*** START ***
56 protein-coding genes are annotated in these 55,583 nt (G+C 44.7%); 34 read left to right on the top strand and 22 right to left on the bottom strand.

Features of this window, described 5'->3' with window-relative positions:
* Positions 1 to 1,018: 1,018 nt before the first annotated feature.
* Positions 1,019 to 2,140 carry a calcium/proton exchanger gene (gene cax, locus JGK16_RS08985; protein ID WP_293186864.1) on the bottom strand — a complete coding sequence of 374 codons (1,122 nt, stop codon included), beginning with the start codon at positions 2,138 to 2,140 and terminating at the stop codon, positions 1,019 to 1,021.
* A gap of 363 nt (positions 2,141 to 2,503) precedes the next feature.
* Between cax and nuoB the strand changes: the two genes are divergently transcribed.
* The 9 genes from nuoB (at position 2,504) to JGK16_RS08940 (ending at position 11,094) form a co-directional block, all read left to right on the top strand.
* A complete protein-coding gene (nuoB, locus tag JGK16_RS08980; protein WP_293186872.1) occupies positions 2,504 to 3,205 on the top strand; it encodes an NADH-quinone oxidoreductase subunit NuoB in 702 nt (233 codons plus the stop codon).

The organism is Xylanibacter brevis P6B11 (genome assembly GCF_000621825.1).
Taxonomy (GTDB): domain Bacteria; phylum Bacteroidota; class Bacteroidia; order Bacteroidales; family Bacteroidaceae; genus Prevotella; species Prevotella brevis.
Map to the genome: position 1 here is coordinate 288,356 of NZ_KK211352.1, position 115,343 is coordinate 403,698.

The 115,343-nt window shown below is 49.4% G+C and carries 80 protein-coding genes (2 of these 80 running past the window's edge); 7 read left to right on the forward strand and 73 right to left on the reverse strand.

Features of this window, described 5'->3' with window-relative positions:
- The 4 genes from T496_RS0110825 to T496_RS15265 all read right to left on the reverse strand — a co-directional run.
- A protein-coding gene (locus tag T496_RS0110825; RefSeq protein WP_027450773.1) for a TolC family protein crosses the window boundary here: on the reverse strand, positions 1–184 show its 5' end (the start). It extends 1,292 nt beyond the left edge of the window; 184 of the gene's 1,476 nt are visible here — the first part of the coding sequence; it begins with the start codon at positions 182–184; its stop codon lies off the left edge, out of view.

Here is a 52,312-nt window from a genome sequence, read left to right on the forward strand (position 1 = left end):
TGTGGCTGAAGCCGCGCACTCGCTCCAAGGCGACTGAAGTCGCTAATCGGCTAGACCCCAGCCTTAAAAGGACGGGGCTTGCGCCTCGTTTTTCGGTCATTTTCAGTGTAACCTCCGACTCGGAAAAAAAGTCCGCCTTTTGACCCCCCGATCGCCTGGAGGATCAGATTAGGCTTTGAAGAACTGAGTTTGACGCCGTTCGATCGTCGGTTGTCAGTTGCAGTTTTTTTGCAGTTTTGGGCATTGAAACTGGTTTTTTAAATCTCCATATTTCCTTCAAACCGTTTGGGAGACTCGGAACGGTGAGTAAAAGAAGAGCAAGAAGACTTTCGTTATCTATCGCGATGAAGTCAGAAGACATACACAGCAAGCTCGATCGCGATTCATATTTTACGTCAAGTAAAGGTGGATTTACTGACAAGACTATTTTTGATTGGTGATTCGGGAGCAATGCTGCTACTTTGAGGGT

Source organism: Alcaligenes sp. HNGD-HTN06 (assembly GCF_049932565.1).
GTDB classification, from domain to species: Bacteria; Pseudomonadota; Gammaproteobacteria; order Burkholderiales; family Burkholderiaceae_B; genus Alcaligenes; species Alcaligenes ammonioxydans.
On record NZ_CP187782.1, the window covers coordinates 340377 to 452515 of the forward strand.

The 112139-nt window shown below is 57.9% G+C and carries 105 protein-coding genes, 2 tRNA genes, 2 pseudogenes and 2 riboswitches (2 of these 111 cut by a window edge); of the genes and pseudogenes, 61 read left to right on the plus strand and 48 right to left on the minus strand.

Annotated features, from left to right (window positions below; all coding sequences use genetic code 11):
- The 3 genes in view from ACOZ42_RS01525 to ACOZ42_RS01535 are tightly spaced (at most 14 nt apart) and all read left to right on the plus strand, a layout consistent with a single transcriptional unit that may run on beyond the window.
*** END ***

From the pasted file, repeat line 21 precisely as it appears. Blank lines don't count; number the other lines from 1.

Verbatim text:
The 112139-nt window shown below is 57.9% G+C and carries 105 protein-coding genes, 2 tRNA genes, 2 pseudogenes and 2 riboswitches (2 of these 111 cut by a window edge); of the genes and pseudogenes, 61 read left to right on the plus strand and 48 right to left on the minus strand.